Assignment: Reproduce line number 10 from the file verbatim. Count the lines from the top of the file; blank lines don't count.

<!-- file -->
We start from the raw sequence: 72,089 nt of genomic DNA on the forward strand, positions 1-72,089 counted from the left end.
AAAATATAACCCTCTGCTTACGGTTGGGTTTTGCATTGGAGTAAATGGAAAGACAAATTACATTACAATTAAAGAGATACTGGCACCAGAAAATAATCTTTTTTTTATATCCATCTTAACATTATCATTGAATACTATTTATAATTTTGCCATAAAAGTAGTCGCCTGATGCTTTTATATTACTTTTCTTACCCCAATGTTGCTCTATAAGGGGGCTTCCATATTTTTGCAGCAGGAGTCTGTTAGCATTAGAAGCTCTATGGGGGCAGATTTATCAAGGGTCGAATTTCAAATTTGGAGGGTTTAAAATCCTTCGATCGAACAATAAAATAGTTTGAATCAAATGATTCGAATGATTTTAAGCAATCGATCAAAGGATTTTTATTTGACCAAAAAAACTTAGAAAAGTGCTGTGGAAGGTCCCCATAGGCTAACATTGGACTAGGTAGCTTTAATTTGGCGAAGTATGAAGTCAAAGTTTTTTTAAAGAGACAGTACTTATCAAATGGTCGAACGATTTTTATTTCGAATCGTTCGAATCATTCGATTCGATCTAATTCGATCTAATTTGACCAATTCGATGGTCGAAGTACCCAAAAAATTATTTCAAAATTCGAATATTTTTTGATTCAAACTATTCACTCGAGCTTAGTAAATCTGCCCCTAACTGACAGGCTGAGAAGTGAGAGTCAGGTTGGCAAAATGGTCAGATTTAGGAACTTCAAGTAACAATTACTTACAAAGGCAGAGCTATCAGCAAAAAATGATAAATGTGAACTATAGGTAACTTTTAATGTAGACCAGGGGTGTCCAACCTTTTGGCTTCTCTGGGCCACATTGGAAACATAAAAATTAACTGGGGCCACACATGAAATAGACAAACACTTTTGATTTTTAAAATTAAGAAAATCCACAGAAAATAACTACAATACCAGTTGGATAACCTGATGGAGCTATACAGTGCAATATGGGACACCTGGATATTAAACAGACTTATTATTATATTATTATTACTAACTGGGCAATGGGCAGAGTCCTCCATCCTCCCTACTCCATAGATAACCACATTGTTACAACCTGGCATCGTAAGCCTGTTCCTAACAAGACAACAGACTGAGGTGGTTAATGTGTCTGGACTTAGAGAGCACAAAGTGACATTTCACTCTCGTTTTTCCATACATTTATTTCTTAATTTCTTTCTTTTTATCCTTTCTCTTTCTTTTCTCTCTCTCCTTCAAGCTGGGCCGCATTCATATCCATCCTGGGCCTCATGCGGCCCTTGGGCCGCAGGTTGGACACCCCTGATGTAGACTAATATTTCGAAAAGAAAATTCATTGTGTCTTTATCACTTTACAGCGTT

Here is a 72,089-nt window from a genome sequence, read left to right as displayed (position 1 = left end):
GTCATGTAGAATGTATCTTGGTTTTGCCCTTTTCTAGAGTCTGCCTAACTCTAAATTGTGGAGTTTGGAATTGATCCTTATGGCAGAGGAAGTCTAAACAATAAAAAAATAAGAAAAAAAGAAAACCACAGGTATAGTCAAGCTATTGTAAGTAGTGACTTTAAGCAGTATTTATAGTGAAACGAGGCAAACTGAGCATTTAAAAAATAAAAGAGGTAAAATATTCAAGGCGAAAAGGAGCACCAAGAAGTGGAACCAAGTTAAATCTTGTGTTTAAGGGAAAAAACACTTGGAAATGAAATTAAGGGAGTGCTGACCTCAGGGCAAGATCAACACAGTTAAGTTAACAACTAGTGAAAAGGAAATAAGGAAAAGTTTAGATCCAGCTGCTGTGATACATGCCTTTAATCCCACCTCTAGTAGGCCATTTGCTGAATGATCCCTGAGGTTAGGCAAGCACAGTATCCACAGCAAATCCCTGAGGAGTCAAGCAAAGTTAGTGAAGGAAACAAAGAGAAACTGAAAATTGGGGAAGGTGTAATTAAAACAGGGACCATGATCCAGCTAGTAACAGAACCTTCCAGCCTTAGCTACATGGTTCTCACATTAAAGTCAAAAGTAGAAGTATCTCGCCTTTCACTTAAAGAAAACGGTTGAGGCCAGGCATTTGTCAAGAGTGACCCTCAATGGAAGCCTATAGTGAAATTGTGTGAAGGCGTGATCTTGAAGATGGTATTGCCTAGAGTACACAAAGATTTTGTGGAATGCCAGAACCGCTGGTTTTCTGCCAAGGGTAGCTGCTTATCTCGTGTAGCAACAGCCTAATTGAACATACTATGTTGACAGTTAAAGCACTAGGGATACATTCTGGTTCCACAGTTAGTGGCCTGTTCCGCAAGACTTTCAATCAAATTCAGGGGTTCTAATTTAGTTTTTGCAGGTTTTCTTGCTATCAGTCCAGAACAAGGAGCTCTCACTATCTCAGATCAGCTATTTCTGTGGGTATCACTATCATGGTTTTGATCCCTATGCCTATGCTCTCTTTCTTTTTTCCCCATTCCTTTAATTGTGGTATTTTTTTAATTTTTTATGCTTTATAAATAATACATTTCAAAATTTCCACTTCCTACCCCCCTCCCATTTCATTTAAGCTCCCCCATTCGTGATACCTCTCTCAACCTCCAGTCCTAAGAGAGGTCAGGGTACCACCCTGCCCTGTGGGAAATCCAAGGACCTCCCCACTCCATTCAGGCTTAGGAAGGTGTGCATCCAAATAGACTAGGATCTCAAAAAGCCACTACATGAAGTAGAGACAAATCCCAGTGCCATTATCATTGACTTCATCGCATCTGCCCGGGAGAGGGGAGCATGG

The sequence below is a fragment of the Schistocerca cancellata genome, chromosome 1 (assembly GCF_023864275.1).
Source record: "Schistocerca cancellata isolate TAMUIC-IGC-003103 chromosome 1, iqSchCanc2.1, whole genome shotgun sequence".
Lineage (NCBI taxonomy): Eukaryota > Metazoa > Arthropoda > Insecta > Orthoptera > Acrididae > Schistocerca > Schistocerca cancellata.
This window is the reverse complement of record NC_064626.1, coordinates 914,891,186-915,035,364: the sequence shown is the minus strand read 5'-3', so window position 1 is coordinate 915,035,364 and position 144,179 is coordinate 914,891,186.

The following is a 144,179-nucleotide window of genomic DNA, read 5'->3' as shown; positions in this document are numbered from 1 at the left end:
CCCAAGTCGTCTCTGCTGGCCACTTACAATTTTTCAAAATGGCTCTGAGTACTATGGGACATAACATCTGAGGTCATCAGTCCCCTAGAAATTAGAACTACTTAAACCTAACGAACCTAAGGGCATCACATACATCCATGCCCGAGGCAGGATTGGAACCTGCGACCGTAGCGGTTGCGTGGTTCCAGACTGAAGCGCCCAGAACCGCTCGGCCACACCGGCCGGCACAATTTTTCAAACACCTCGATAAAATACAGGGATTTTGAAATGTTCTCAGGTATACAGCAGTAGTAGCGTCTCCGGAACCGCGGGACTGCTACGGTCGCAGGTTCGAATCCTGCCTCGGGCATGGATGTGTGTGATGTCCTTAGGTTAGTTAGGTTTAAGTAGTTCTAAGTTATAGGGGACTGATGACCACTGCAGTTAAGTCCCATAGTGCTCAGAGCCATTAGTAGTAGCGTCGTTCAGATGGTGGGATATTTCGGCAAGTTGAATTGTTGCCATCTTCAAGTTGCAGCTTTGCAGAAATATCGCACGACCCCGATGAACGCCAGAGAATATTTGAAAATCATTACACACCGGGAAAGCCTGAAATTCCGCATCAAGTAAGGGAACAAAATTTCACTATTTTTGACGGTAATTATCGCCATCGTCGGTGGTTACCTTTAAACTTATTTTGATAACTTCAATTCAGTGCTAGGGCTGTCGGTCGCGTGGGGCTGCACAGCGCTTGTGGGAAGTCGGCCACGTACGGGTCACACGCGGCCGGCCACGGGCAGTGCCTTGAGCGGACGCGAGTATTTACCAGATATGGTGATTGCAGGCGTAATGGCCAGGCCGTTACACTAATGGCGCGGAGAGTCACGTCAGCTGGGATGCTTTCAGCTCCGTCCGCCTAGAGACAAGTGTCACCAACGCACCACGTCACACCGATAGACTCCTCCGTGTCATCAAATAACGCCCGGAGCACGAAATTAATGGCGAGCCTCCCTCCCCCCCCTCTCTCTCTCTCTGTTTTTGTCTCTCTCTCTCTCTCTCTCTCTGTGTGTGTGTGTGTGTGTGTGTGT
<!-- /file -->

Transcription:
CCCAAGTCGTCTCTGCTGGCCACTTACAATTTTTCAAAATGGCTCTGAGTACTATGGGACATAACATCTGAGGTCATCAGTCCCCTAGAAATTAGAACTACTTAAACCTAACGAACCTAAGGGCATCACATACATCCATGCCCGAGGCAGGATTGGAACCTGCGACCGTAGCGGTTGCGTGGTTCCAGACTGAAGCGCCCAGAACCGCTCGGCCACACCGGCCGGCACAATTTTTCAAACACCTCGATAAAATACAGGGATTTTGAAATGTTCTCAGGTATACAGCAGTAGTAGCGTCTCCGGAACCGCGGGACTGCTACGGTCGCAGGTTCGAATCCTGCCTCGGGCATGGATGTGTGTGATGTCCTTAGGTTAGTTAGGTTTAAGTAGTTCTAAGTTATAGGGGACTGATGACCACTGCAGTTAAGTCCCATAGTGCTCAGAGCCATTAGTAGTAGCGTCGTTCAGATGGTGGGATATTTCGGCAAGTTGAATTGTTGCCATCTTCAAGTTGCAGCTTTGCAGAAATATCGCACGACCCCGATGAACGCCAGAGAATATTTGAAAATCATTACACACCGGGAAAGCCTGAAATTCCGCATCAAGTAAGGGAACAAAATTTCACTATTTTTGACGGTAATTATCGCCATCGTCGGTGGTTACCTTTAAACTTATTTTGATAACTTCAATTCAGTGCTAGGGCTGTCGGTCGCGTGGGGCTGCACAGCGCTTGTGGGAAGTCGGCCACGTACGGGTCACACGCGGCCGGCCACGGGCAGTGCCTTGAGCGGACGCGAGTATTTACCAGATATGGTGATTGCAGGCGTAATGGCCAGGCCGTTACACTAATGGCGCGGAGAGTCACGTCAGCTGGGATGCTTTCAGCTCCGTCCGCCTAGAGACAAGTGTCACCAACGCACCACGTCACACCGATAGACTCCTCCGTGTCATCAAATAACGCCCGGAGCACGAAATTAATGGCGAGCCTCCCTCCCCCCCCTCTCTCTCTCTCTGTTTTTGTCTCTCTCTCTCTCTCTCTCTCTGTGTGTGTGTGTGTGTGTGTGTGT